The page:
Presentation on theme: "Representative Rejections (two minor suggestions) Matthew A. Smith Foley & Lardner LLP at the United States Patent & Trademark Office."— Presentation transcript:
Representative Rejections (two minor suggestions) Matthew A. Smith Foley & Lardner LLP at the United States Patent & Trademark Office June 1, 2011
Representative rejections are a good idea.
“...the examiner may select one or more ‘‘representative’’ rejections from the group of adopted rejections. The examiner’s determination that a rejection is ‘‘representative’’ means that the examiner believes that all rejections within the group of adopted rejections will clearly fall if the representative rejection is not sustained.” Determination of representativeness
EXAMPLE Claim 1: A device, comprising: Element 1 Element 2 Element 3 Element 4
EXAMPLE Claim 1: A device, comprising: Element 1 Element 2 Element 3 Element 4 Proposed Rejection I: Reference A, 102(b): Clearly taught Arguably taught Depends on claim interpretation
EXAMPLE Claim 1: A device, comprising: Element 1 Element 2 Element 3 Element 4 Proposed Rejection 2: B + C Clearly taught Claim interp. inherent + Plausible motivation to combine B and C.
In practice, strengths / weaknesses of rejections will rarely line up such that “the group of adopted rejections will clearly fall if the representative rejection is not sustained” This means that representative rejections could be either rarely used, or often inappropriately used. Determination of representativeness
Suggestion: do not define “representative” to imply that a decision on one rejection determines the outcome of the others. “Representative” could be a procedural label only. In other words, a rejection could called “representative”, if it is the one the Examiner will evaluate in detail. Possibly change the word “representative”? Determination of representativeness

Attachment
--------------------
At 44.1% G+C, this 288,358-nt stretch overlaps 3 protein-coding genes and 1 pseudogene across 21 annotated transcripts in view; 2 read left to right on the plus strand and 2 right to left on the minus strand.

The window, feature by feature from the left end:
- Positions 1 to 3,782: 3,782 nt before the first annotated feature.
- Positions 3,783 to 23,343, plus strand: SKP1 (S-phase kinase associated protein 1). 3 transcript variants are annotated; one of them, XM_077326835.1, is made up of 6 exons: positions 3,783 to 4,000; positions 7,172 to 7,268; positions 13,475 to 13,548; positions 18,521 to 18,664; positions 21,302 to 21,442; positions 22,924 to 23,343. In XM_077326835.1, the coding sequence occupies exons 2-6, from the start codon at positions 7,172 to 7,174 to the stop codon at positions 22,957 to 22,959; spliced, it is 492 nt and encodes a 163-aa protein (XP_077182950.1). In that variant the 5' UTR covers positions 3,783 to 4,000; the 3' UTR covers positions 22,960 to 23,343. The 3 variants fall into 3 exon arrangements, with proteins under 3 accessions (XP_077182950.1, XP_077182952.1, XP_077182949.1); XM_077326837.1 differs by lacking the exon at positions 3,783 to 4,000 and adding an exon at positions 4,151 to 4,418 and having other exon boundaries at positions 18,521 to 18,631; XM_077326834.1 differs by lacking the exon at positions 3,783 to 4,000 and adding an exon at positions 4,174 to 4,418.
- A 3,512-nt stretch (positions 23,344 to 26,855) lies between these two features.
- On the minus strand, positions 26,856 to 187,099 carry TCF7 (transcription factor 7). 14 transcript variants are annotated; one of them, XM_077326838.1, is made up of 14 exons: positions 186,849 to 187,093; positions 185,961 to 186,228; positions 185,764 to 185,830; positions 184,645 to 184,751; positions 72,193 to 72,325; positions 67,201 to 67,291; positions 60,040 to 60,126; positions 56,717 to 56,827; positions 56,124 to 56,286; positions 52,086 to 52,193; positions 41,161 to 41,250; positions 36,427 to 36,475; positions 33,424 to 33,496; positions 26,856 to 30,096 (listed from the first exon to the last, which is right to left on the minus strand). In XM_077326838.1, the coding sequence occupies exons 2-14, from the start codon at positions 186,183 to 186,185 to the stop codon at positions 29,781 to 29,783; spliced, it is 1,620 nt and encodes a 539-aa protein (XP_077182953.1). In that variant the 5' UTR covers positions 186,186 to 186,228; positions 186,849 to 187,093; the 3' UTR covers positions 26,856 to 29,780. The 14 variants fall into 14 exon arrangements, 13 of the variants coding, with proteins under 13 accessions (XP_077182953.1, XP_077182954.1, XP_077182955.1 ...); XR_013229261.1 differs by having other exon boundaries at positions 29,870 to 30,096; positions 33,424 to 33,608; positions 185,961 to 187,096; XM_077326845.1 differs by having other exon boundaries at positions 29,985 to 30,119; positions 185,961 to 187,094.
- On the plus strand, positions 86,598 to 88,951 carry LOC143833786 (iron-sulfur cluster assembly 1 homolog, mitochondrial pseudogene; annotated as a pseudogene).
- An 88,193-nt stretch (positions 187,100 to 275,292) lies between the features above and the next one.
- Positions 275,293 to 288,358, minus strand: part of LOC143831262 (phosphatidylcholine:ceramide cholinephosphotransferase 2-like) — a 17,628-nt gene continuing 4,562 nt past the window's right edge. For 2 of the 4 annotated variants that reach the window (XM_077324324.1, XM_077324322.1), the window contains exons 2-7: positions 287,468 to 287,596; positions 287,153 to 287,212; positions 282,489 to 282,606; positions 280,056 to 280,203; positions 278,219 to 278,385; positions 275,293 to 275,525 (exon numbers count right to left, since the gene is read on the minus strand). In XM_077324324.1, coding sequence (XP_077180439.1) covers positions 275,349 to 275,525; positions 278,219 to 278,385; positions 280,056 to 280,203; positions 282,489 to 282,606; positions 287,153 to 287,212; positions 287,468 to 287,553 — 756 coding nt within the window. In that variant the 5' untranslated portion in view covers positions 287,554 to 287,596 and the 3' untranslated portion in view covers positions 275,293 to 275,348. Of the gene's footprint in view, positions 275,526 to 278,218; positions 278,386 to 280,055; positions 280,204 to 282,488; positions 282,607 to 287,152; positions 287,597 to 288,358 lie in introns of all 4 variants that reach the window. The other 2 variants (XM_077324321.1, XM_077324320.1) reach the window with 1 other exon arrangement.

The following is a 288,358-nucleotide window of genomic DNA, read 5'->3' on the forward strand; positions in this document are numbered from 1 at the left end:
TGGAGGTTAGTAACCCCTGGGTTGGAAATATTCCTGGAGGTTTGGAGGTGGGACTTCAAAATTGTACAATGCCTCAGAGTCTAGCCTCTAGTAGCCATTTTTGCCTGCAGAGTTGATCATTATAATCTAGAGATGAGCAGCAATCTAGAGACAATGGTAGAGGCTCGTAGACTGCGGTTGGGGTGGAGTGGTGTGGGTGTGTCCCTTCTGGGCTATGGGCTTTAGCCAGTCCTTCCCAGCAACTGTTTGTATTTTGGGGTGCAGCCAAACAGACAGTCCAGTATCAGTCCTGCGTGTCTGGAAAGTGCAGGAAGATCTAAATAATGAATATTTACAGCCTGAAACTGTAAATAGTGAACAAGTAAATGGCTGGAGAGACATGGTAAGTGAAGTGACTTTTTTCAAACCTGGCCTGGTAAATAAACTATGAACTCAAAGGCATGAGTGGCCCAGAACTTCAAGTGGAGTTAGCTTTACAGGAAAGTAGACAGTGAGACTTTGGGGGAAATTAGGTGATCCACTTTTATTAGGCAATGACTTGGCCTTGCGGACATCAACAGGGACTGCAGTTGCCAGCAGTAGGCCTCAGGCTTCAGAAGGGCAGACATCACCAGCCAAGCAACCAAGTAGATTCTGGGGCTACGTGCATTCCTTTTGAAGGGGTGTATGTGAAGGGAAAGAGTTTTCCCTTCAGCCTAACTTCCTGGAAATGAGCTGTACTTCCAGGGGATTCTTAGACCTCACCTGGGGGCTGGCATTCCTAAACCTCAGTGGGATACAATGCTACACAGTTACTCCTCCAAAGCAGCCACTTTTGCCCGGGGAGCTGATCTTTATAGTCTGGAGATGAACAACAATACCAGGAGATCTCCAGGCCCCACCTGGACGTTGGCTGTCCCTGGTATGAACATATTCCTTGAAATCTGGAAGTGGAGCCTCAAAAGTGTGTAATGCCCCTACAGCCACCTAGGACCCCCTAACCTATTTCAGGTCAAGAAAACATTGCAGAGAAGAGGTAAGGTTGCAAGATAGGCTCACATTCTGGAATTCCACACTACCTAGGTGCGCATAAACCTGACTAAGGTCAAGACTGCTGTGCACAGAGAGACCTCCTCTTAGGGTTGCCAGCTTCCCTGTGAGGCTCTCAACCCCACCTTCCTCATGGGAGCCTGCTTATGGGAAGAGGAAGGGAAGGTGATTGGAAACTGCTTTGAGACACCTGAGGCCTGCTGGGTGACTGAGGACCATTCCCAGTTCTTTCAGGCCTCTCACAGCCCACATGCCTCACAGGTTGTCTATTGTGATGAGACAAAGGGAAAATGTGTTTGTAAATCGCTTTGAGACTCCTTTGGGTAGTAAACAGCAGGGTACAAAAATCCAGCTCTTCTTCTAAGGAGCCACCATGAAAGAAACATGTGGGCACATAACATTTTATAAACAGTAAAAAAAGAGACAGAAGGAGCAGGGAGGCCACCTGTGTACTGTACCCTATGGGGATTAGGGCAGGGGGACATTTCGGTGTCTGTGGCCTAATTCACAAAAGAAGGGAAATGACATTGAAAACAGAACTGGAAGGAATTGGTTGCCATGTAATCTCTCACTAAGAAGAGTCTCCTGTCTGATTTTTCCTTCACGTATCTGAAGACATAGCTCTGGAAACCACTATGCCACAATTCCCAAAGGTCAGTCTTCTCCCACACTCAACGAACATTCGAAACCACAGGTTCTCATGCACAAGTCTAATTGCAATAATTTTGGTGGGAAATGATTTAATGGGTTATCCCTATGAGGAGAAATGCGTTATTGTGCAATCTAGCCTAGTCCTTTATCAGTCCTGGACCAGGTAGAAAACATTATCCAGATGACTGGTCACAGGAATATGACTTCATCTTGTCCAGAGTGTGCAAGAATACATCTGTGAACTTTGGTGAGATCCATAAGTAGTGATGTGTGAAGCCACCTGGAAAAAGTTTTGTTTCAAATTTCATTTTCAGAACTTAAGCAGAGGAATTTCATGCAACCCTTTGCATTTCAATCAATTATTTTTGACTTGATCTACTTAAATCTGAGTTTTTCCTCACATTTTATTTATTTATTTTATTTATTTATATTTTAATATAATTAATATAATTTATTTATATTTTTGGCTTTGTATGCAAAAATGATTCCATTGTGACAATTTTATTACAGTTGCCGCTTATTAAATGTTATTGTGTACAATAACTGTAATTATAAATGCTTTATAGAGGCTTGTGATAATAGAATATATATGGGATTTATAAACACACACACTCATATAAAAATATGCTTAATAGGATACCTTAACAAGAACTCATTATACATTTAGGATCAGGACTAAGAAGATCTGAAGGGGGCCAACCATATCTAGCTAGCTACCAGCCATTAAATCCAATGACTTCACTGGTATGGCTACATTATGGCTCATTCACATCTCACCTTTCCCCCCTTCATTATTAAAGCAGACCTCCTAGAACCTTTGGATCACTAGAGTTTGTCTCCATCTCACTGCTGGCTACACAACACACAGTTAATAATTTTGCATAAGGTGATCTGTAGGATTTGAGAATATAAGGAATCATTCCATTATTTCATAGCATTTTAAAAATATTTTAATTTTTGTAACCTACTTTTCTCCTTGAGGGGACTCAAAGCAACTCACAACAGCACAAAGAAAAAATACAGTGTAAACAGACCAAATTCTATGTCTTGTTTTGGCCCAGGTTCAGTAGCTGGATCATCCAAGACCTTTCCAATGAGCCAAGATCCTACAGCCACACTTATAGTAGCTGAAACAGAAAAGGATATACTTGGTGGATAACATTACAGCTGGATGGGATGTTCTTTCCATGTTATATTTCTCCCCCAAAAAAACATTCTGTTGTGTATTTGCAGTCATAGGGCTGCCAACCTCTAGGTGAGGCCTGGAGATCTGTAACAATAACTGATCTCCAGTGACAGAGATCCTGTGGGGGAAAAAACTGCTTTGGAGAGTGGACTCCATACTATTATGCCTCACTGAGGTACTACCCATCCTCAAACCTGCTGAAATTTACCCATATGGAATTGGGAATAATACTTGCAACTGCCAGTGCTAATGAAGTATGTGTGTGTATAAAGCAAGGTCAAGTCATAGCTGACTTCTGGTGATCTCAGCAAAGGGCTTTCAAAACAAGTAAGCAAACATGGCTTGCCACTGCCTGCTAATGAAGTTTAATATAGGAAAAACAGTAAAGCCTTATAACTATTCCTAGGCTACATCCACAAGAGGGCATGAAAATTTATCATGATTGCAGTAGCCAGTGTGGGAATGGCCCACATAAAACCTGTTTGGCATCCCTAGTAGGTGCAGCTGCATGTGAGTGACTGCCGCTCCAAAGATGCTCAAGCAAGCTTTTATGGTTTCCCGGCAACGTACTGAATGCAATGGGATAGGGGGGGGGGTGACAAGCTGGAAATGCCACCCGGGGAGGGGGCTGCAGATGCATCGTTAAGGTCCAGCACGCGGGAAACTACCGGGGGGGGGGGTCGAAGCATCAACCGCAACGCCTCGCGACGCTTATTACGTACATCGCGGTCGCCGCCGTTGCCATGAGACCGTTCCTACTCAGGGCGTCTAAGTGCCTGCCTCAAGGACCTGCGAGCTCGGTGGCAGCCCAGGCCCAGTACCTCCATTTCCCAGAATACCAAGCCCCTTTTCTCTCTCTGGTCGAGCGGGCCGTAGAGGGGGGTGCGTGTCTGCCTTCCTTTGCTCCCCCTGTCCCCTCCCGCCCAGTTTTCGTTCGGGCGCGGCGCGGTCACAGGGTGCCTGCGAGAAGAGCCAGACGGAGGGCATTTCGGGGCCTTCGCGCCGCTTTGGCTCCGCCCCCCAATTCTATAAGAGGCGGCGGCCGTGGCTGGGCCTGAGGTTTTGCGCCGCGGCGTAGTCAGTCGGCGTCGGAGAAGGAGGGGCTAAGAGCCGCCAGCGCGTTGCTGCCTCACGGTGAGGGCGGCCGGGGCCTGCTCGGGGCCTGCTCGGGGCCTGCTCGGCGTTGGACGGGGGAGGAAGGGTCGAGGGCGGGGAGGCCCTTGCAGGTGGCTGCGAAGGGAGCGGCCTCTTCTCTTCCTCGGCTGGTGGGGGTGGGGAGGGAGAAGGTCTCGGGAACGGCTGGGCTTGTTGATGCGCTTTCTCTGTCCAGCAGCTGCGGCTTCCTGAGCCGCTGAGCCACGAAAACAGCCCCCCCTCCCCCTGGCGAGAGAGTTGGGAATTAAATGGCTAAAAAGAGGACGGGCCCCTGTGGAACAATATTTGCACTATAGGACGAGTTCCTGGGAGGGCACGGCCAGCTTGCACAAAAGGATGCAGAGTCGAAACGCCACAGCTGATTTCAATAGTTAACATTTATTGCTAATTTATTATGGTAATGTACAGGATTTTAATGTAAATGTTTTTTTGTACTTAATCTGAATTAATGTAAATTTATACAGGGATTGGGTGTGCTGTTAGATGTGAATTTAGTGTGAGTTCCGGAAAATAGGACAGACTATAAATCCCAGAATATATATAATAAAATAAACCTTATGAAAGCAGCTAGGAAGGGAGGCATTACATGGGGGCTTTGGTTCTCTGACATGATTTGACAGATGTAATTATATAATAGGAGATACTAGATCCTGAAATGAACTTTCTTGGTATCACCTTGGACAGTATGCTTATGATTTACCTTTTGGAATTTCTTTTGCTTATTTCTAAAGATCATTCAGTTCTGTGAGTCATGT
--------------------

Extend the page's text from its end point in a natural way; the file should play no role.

Patent Owners in response will point out weaknesses in other rejections. In inter partes reexam, Requesters will comment on strengths in other rejections. If rejection maintained: no problem. If withdrawn, Examiner can evaluate parties’ arguments only. Determination of representativeness
Under the FR Notice “SNQs that are not persuasively explained to be substantially different from each other will be deemed to constitute a single SNQ from which the examiner will select the best proposed rejections based on the best cited references, as discussed below in Part A.4.” SNQs vs. Representative Rejections
This rule is unnecessary, because representative rejections can already be selected. There is currently disagreement (even within the PTO) about what makes SNQs “different”. It is a difficult question. For example, are the examples above on slides 6 and 7 “substantially different”? SNQs vs. Representative Rejections
Selection of particular SNQs (or treatment as the same SNQ?) could affect jurisdiction, not just workload. See May 3 BPAI decision in 95/001039: Inter partes reexamination 95/ ( BPAI Decision, p. 12). SNQs vs. Representative Rejections